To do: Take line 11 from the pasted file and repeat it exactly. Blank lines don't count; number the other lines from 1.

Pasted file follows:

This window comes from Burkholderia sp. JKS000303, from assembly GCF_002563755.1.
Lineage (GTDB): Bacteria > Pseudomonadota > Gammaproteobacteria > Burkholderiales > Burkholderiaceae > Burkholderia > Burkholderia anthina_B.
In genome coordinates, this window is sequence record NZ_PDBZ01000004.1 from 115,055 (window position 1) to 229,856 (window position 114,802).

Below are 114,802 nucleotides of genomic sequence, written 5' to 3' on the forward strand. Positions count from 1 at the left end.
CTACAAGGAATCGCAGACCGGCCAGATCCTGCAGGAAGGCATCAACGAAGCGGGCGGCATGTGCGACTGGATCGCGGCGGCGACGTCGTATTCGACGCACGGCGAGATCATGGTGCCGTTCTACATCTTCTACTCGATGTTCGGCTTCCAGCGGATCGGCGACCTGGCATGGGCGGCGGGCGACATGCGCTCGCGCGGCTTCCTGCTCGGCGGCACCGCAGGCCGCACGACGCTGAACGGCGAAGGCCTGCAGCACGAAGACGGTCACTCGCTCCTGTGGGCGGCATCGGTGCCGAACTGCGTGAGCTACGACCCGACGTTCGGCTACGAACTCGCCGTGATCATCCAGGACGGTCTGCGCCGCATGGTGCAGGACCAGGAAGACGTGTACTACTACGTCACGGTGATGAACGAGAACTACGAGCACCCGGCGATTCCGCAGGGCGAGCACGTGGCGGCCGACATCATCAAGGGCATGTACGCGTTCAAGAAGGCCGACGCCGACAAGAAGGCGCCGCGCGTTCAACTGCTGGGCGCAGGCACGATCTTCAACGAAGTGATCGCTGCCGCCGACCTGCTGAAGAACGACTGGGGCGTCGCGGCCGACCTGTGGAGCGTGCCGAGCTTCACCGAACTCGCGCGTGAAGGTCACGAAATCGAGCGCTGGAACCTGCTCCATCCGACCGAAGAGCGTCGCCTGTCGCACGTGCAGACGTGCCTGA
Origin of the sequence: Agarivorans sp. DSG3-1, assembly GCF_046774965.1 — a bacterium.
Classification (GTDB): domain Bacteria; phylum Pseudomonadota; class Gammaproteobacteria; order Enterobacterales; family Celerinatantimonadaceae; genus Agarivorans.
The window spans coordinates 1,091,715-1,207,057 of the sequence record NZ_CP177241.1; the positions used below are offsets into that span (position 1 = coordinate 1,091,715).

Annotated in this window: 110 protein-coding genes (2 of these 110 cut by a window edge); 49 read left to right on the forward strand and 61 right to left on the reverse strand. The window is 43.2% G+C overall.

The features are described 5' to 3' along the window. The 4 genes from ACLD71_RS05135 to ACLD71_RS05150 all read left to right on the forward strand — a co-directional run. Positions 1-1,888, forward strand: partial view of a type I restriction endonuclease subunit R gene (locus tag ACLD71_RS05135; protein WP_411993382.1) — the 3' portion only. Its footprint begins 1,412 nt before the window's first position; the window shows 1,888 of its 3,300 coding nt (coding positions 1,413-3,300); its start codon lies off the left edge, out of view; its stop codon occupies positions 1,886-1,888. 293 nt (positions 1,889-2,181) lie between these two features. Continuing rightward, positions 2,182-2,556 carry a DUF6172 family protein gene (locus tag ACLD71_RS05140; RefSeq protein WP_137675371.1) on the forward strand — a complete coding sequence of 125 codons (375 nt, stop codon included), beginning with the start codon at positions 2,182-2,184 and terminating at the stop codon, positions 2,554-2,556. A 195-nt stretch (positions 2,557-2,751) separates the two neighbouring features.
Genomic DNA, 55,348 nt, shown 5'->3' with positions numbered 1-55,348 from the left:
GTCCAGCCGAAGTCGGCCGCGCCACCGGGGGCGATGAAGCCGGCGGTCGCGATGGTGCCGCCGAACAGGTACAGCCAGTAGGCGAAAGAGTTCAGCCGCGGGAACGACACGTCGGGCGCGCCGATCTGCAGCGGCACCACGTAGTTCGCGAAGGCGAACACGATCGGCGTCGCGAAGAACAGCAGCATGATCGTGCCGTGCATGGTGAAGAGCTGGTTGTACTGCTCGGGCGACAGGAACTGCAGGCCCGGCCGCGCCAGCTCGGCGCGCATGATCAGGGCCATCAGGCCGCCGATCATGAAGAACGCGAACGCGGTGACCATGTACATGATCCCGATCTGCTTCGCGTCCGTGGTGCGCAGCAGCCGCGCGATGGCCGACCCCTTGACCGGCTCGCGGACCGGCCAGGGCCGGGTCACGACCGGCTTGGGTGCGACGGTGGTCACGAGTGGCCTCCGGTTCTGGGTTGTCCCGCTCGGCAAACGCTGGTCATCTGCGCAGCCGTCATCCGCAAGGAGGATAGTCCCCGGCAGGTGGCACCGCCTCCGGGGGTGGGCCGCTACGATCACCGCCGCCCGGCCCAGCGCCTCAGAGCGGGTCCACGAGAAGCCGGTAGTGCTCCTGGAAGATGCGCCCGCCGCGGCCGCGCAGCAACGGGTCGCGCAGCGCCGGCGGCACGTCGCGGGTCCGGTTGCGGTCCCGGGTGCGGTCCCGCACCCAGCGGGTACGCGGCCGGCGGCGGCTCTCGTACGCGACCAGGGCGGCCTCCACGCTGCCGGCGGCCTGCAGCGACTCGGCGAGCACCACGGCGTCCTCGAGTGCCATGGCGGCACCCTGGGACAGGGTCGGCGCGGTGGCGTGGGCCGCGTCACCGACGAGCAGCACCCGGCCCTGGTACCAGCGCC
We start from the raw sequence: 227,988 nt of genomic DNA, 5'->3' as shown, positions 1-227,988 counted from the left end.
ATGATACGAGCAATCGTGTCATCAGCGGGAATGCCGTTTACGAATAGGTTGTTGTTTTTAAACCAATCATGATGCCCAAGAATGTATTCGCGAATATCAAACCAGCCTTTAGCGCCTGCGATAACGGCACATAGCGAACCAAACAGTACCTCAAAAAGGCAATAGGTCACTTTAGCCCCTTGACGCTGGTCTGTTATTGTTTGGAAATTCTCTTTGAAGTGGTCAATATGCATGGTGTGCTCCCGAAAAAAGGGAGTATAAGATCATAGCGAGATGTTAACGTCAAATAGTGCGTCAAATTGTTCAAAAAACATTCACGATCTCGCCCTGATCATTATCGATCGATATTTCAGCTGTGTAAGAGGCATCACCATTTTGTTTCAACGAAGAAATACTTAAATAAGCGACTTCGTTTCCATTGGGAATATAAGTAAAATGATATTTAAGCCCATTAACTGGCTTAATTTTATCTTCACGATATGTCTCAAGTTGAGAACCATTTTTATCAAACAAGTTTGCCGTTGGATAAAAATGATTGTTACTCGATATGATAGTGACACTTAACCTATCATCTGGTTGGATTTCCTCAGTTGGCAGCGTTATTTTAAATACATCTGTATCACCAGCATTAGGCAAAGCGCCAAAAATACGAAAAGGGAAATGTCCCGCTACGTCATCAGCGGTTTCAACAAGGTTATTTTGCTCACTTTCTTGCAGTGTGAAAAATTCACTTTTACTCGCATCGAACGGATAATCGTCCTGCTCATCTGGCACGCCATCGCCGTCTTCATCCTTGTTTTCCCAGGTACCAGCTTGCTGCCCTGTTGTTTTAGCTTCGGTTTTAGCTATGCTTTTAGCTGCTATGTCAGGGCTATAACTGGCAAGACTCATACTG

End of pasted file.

Genomic DNA, 55,348 nt, shown 5'->3' with positions numbered 1-55,348 from the left: